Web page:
Category Book reviews
      Pages 210-211

      Authors
      Joeri van den Bergh
      Mattias Behrer
      Journal Journal of Brand Strategy
      Online ISSN 2045-8568
      Print ISSN 2045-855X
      Journal Volume Volume 2
      Journal Issue Volume 2, Number 2 / SUMMER 2013
      PubDate: Tue, 03 Sep 2013 15:52:16 GMT
       
  • Guru in a Bottle: High Impact Marketing that Gets Results
    • Abstract: Guru in a Bottle: High Impact Marketing that Gets Results
      Content Type Journal Article
      Category Book reviews
      Pages 212-212

      Authors
      Ardi Kolah
      Journal Journal of Brand Strategy
      Online ISSN 2045-8568
      Print ISSN 2045-855X
      Journal Volume Volume 2
      Journal Issue Volume 2, Number 2 / SUMMER 2013
      PubDate: Tue, 03 Sep 2013 15:52:16 GMT
       
  • A country as a brand: Israel's evolving branding strategy
    • Abstract: Countries often need to rebrand themselves every few years — even though the process requires a huge investment of money. Capricious external forces such as economics, politics and social issues influence the way potential visitors perceive a country, and a country's image can become irrelevant seemingly overnight. This paper presents an analysis of the state of Israel's continual rebranding process over the course of its more than 60 years of independence. In contrast to many papers that portray a single successful rebranding process, an evolutionary process is described, which demonstrates how external forces have made Israel reinvent its image over and over again in order to appeal to the global tourist market's ever-changing desires. The conclusions this paper draws from this analysis offer analysts, marketers and planners, working at the national level, practical tools to help them establish the appropriate branding strategy for their countries that will attract tourists from around the globe.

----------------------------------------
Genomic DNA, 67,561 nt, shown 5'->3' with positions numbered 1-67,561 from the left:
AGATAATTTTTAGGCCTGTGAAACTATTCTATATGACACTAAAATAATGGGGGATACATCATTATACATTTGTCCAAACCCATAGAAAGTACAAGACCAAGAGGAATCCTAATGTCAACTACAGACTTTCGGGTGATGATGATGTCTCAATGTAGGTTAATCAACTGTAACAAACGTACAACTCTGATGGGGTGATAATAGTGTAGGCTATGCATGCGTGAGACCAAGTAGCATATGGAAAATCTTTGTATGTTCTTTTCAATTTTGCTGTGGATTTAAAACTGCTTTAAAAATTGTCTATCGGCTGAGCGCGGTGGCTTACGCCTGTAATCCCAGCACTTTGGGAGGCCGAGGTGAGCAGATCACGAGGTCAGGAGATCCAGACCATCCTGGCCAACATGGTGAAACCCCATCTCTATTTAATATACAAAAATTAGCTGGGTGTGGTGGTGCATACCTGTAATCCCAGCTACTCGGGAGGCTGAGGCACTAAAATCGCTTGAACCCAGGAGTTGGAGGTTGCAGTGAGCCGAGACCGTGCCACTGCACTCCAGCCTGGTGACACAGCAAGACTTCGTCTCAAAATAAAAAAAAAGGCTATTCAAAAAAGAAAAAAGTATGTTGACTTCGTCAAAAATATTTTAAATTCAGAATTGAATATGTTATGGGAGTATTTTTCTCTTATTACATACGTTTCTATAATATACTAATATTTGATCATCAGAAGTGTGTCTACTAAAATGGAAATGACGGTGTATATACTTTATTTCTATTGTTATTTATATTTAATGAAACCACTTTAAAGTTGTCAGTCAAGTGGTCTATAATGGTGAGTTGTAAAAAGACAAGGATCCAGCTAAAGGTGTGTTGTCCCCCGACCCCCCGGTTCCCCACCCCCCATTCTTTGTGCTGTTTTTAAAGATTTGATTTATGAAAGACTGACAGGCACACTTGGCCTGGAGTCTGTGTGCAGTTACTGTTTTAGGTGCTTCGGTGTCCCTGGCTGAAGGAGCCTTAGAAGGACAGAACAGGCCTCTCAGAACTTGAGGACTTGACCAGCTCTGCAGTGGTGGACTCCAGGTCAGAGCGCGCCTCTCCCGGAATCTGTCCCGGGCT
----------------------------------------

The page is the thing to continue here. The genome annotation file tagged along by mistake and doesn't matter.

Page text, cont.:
Content Type Journal Article
      Category Research paper
      Pages 177-188

      Authors
      Ram Herstein
      Ron Berger
      Journal Journal of Brand Strategy
      Online ISSN 2045-8568
      Print ISSN 2045-855X
      Journal Volume Volume 2
      Journal Issue Volume 2, Number 2 / SUMMER 2013
      PubDate: Tue, 03 Sep 2013 15:52:16 GMT
       
  • The art of the possible: How data and technology can help a marketer stay
           true to their brand
    • Abstract: The environment in which today's marketers and advertisers now operate has undergone a seismic shift, brought about primarily by advances in consumer technology, which in turn has created the most complex consumer landscape ever faced by brand marketers. One could argue that while technology may have distanced many brands from their customers, it actually provides marketers with the tools to navigate this multi-channel environment and engage consumers with brands in a way that delivers the personalised and compelling customer experience they expect from each brand. This paper outlines how data and technology can help a marketer stay true to their brand and its goals through a deeper understanding of how people engage with brands in general. It details how brand marketers can successfully combine creativity, technology and analytics to set a brand apart from its competition and safeguard the business for the future.